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Real Estate Counts as Wealth or Not

Zakat is one of the Five Pillars of Islam. However, when it comes to Zakat on real estate, we need to understand the purpose for which this “real estate” is bought for.

In other words, the basic guideline states that real estate is not wealth that is subject to Zakat, meaning, Zakat is not due on it unless it is bought for trade; then and only then will it be subject to Zakat.

In general, all the capital assets which generate income are subjected to Zakat. Here comes the importance of defining your intention when buying real estate.

Zakat is only applicable to certain types of properties. So if your buying intention was


    • For personal use: there is no Zakat due on the real estate a person bought with the intention to use it for family reasons or rent it, as long as the owner will not sell this property to earn capital gains.
    • For investment property: here, paying Zakat is applicable to a property bought with the intention to sell it in the future and earn capital gains.



zakat on real estate
Zakat on Real Estate 2



Due Date of Zakat on Real Estate

In Islam, Zakat is due once a Muslim completes one lunar year since they met the Nisab for Zakat. The Muslim’s liability towards Allah is to pay their Zakat money at the end of every lunar year.

As for real estate, if the property is for personal use, then there is no Zakat due on it. However, if the real estate is for investment, it will be treated as a trade, and Zakat is applicable. If the purpose of buying the property is to sell it in the future, you have to pay Zakat on it at the property’s fair market value each year. Zakat is applicable on the investment property at its fair market value of 2.5% annually.


Agricultural Land to Zakat Subjecting

When it comes to agricultural land, the basic guideline states that it is not subject to Zakat. It is the lands’ crops and fruits only that are subject to Zakat.

Based on what Zakariyya al-Ansari said:

“If he (the land owner) grows crops for personal use on land that he bought for the intention of trade, then each of them is subject to its own ruling. Zakat on specific crops must be given on the crops he grows, and Zakat on trade goods must be given for the land.”. __ Asna al-Matalib – 1/385.

Therefore, if a person buys a piece of land as a trade and decides to cultivate it until he sells it at a reasonable price, then the palm trees which bear fruit, and crops that grow and ripen, are then due to Zakat, which is payable on fruit and grains at a rate of 1/10. As for the land itself, he must pay Zakat on the value of the land, as they are both different types of dues and are both obligatory.


Zakah on Real Estate Acquired for Renting

According to the majority of Scholars, if any type of real estate (apartments, storage places, shops, hotels, or buildings) was prepared to be rented out, no zakat is due on these types of properties, rather it’s due on its generated income. Meaning; there is no zakat on its value as properties; rather, zakat is due on the rent money that is collected from it when one full lunar year has passed.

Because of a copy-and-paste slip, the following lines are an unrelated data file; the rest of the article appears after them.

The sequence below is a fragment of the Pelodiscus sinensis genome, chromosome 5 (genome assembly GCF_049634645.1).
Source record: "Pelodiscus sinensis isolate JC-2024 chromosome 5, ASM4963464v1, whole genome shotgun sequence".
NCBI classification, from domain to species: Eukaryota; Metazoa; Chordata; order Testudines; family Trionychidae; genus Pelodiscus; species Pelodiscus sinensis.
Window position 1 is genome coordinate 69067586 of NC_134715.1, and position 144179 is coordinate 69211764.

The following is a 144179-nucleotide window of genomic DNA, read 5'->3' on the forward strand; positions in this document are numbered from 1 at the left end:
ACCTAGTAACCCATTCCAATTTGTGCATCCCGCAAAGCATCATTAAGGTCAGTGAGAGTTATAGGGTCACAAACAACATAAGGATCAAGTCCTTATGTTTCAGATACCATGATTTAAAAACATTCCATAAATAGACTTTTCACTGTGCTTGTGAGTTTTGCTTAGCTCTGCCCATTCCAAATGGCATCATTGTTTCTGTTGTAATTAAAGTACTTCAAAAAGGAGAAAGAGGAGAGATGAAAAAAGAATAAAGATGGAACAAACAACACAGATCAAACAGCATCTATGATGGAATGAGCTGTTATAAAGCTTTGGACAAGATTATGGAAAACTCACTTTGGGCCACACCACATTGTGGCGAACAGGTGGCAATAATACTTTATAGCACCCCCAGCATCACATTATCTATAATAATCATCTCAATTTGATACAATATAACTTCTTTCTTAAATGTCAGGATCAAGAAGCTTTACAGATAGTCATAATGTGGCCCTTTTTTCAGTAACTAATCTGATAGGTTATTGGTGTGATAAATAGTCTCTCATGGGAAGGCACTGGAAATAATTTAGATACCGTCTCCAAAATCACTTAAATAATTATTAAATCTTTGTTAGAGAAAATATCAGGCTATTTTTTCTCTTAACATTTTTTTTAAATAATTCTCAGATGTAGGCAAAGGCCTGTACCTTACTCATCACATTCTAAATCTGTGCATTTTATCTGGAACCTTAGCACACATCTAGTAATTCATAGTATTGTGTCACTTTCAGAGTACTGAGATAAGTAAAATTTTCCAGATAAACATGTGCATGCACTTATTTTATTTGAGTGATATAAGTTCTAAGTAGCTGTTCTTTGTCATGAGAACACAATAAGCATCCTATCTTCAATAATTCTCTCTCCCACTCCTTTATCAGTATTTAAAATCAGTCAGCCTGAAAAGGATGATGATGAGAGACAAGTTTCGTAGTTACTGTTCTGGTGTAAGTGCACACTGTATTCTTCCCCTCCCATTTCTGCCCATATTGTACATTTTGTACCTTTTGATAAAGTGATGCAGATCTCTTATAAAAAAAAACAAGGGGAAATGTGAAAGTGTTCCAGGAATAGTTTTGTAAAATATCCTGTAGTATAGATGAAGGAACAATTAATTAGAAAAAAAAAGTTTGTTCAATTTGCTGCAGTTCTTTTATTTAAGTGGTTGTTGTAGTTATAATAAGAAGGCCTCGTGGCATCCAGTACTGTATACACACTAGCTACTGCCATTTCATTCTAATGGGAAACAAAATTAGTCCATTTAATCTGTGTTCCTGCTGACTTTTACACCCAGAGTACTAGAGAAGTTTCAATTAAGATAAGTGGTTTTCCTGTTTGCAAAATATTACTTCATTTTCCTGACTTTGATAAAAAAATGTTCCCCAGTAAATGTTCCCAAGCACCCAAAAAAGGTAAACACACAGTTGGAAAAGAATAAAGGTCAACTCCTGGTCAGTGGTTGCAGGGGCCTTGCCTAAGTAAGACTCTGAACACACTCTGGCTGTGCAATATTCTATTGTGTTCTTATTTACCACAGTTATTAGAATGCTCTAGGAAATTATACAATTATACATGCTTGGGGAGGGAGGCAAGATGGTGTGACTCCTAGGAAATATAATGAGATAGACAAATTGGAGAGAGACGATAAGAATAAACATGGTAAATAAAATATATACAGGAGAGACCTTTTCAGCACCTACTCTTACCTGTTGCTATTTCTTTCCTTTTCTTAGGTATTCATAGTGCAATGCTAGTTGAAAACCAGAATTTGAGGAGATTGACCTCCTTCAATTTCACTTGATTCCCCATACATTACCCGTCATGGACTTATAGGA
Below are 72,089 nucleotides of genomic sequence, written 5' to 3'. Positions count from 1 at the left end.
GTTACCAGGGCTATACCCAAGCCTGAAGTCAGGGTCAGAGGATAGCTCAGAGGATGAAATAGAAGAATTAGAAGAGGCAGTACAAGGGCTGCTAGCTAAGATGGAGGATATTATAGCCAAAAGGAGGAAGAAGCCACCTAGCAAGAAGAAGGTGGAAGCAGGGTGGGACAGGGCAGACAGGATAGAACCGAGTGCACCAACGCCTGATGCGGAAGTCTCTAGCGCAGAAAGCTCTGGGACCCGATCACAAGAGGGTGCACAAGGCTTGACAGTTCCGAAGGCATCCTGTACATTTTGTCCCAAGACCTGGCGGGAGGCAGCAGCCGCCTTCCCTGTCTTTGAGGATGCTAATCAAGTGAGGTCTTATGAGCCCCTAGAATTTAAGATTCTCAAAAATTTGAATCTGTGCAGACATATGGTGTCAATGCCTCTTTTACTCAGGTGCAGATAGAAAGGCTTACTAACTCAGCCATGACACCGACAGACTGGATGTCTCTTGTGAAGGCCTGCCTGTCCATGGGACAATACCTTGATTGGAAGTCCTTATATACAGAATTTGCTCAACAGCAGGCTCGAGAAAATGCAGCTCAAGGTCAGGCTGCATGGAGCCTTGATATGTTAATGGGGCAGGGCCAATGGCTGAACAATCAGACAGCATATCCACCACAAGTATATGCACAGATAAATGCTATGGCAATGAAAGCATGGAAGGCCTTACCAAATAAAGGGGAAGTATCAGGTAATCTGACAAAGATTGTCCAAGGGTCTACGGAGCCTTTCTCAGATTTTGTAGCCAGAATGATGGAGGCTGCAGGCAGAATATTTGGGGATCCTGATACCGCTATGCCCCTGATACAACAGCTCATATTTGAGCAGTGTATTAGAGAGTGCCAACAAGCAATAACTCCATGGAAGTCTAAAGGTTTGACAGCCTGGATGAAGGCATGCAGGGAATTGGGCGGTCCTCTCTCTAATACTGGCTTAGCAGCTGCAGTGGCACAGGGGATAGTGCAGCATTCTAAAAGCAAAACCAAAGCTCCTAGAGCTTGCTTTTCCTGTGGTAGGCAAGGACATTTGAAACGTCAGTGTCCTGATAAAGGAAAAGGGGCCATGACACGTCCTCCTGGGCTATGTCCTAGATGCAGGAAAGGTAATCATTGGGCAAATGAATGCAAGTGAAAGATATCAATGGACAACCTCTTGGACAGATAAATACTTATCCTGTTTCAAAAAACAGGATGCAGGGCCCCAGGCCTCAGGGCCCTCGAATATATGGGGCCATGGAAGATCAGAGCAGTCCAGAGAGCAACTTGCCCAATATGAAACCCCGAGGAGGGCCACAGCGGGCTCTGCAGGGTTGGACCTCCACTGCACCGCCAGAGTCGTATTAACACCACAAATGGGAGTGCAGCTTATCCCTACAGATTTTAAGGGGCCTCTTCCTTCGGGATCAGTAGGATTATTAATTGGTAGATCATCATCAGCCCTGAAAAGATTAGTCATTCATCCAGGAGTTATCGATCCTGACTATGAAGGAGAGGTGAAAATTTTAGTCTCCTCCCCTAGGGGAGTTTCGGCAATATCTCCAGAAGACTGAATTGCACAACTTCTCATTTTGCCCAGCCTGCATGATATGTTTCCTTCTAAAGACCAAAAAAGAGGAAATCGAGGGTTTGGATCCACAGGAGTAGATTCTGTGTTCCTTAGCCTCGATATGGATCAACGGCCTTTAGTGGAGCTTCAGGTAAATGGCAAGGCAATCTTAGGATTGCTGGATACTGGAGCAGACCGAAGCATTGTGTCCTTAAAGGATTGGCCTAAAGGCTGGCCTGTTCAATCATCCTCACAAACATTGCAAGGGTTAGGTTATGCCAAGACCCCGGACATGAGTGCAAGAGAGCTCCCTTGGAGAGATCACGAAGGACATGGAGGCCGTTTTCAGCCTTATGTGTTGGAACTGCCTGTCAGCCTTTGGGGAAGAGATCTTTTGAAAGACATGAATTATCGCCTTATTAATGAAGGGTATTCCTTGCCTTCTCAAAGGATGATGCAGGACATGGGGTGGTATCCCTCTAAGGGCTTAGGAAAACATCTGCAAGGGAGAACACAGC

Zakat on Real Estate that is Not for Trade

Again, the critical factor for Zakat on real estate is to have a clear, firm intention that the person is buying this property for trade. Only then can we say Zakat is applicable on his property. However, If a person buys a property with no specific intention, then it is, for sure, not subject to Zakat.


Zakat on Mortgage Property

The key factor is intention. If the property under the mortgage is prepared in the first place for trade, then zakat is due to it. If the mortgaged property is not prepared for trading from the beginning, then there is no zakat due to it.

Based on what  Shaykh Ibn Baz said:

“If you have prepared it for trade, but it is mortgaged, you must pay zakah on it. But if it is mortgaged and not prepared for trade; rather, it is mortgaged until you pay off what is due to the person with whom it is mortgaged, and once you pay them off, you either live in it or rent it out, then it is not subject to zakah.”. __Fatawa Nur ‘ala ad-Darb – 15/43. 


Zakat on Real Estate Owned by Multiple Partners

According to the Islamic Fiqh Council, what matters in the real estate previously prepared for trading is the total value of the property, not the minimum threshold of each individual. So in the case of multiple partners, if the value of the real estate reaches the nisab (the minimum threshold), each partner must give zakat, even if his own share does not reach the nisab.


Zakat on Real Estate Endowed for Charitable Causes

The general principle of giving zakat is to be owned by a Muslim individual. Now, in the case of real estate, which is endowed for charitable causes, these properties in Islam are known as “Waqf,” which means a property is customed for the benefit of the poor and needy in Islamic society. These types of properties do not belong to any individual. Therefore, there is no zakat due to it.








Is there Zakat Due on Land that is not Developed?

No. There is no Zakat on Land is not Developed

How do you Calculate Zakat on a Building?

You have to pay zakat for the money you receive from your building, which is 2.5% on the day you receive the money.

Is Zakat Applicable to Investment?

Zakat is due on the balance of the investment accounts, which is 2.5% at the end of the lunar year. Zakat is due on capital money only without interest.

Is there Zakat in the Plot?

There is no zakat on plots purchased to build houses for giving out on rent and earning income. But Zakat will be on the savings from the rental income just as any other income if the income exceeds the nisab criteria.